DIY Tips to Help You Make Skateboards for Your Kids

Imagine you or your kids cruising around your neighbors on a skateboard you made with your own hands. Nothing’s quite like it.

Skateboarding improves eye, hand, feet and leg coordination. Change your movements when skateboarding to maneuver your routes accurately and smoothly. Other benefits of skateboarding include:

  • Pain tolerance
  • Coordination
  • Precision
  • Stress relief
  • Patience and reflexes

You can buy your kids skateboards from a physical sports equipment store or online. However, go the DIY route if you’re working on a tight budget or simply lack the money for such a purchase. Here’s a guide to help you build a skateboard for your little ones:

Tools and Material Required

  • ¾” hardwood
  • ½” plywood
  • Danish oil
  • Skateboard hardware – wheels, trucks, bearings, grip tape, and mounting bolts.
  • Band saw or jigsaw
  • Epoxy (optional)
  • A router with flush trim, round-over bit or template bit (with bearing)
  • A drill with drill bits (13/64)
  • Straight edge
  • Sandpaper
  • Rasp

Find and secure the materials and tools you need. Determine the size of the skateboard you want to make. Generally, skateboards range from 8” to 12” wide and 26” to 52” long. However, sizes vary and could be smaller or longer.

The cost of materials and hardware vary depending on your location and the specific hardware and materials you choose. Expect to spend anything from $75 to $100 on materials and hardware.

Build a template

It’s important to get the template right to build a good skateboard.

  • Cut the plywood a size larger than the expected size of the finished skateboard.
  • Mark a line down the center of the plywood to show the middle of your skateboard. Next, draw or transfer the shape of your final skateboard to the plywood.
  • Visualize your finished skateboard and draw both halves of the board. However, you only need a single side of your skateboard. Mark specific places where you’ll fix the trucks.
  • Cut off waste using a bandsaw or jigsaw like those at Cut as close to the line as you can to reduce your hand work later on. If you go over the line, don’t worry. However, make sure you make clean cuts.
  • Work the edges with your file, rasp and sandpaper until they become smooth and curves clean. It’ll give a good feel of how your skateboard will eventually look upon completion. The three refines the shape of your skateboard. Run your fingers along the edges to ensure that the job is well done. Otherwise, work on any lows and highs you find that your eyes can’t see.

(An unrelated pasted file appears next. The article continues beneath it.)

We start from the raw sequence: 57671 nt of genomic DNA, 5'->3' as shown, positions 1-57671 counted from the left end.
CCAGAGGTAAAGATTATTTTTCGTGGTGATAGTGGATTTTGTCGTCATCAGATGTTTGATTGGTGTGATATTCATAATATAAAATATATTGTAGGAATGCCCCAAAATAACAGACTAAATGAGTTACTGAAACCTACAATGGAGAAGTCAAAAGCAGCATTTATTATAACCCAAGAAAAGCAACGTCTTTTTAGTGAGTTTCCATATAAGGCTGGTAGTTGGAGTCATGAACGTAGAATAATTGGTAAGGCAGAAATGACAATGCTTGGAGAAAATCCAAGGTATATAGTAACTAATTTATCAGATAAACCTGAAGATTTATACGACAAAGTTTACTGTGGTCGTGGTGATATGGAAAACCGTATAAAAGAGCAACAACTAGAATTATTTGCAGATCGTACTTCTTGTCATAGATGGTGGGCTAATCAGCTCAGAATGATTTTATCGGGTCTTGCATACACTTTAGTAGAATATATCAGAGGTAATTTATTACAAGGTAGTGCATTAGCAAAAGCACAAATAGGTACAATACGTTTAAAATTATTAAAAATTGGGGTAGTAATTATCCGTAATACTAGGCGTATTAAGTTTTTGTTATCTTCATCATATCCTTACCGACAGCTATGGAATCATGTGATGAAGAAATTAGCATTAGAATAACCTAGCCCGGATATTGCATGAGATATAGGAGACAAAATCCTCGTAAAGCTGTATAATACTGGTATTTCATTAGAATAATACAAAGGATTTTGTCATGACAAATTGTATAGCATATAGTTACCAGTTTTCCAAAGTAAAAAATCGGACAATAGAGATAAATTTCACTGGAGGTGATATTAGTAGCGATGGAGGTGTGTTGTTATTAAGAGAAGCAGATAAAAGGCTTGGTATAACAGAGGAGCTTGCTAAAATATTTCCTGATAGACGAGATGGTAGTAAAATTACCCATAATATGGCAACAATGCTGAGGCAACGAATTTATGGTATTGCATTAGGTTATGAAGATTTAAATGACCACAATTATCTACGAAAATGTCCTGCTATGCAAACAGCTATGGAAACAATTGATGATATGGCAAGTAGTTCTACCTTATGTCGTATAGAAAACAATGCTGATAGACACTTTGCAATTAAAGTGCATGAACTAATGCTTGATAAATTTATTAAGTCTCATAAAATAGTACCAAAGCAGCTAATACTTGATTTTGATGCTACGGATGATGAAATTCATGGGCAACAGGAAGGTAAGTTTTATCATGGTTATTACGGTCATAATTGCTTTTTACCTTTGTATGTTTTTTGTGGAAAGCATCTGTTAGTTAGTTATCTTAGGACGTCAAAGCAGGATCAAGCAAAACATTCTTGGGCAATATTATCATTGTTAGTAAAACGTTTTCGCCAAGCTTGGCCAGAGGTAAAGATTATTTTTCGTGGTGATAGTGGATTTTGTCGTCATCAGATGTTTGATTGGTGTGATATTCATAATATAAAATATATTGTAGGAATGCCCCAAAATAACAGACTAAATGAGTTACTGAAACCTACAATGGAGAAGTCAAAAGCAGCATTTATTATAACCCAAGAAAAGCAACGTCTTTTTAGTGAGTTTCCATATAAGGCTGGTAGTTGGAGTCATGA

• Use the 13/64 bit to drill holes on the plywood for the trucks. Use a square plywood scrap and one of the trucks to make yourself a little jig to guide the process (this is optional). It makes drilling and positioning of the truck holes a breeze.

Build the Skateboard

Begin making the skateboard once your template is ready.

  • Work on your hardwood to prepare it for use. Make it square or cut it to your desired length and width measurements.
  • Put the template on the hardwood you’ve already cut to shape and size to get a glimpse of the look of your finished cruiser.
  • Use a countersink bit to drill out holes for the trucks in the right positions; you’ll use the holes to align the template for a solid reference point when creating a cutting line on the hardwood. Make sure the holes will comfortably fit the truck bolts with top of the cruiser.
  • Align the hardwood and the template with pins in two of the truck holes. Mark a single edge of the cruiser as you trace along the template. Turn the template upside down and trace the shape again.
  • Roughly cut out the board close to the line you marked without going overboard.
  • Align the hardwood and the template again, with pins in two of the truck holes. Create a more solid connection between the hardwood and the template using double-sided tape.
  • Follow the edges of the template using a router with a flush trim bit or a template. You can also use a compact handheld router like the one at You’ll be working against the hardwood’s grains, meaning you can easily crack the wood.

Therefore, be careful and cautious. Position the template on the hardwood in a way that allows you to work consistently with the grain. Work ¼ of your hardwood’s shape at a time for effective results.

  • Swap router bits for a 3/8” or 1/4“ round-over to enable you give your skateboard a clean and nice edge.
  • Stabilize any knots in the hardwood with some epoxy for a fine finish. Sand it down to flatness once the epoxy is cured.
  • Sand down the hardwood to 220 grit. Use a shop vacuum or a tac cloth to remove the saw dust.
  • Apply a few coats of Danish oil on the hardwood then two coats of polyurethane, and you’re almost done. The coatings will protect the hardwood from harsh weather elements such as rain and UV rays.
  • Some skateboards such as the Haint Skateboards, feature a couple of grip tape strips. It’s a good way to show off your hardwood’s grains and natural look. Consider a full-width orange grip piece if you like. But, make sure you poke holes on it where you drilled the truck holes.

Finally, mount your DIY skateboard on the trucks to slide on the wheels. Voila! It’s ready to ride to your preferred destination. Building your own skateboard is cost-effective and gives you something that’s unique. However, only opt for a DIY solution if you’re hands-on and enjoy making things using your own hands.

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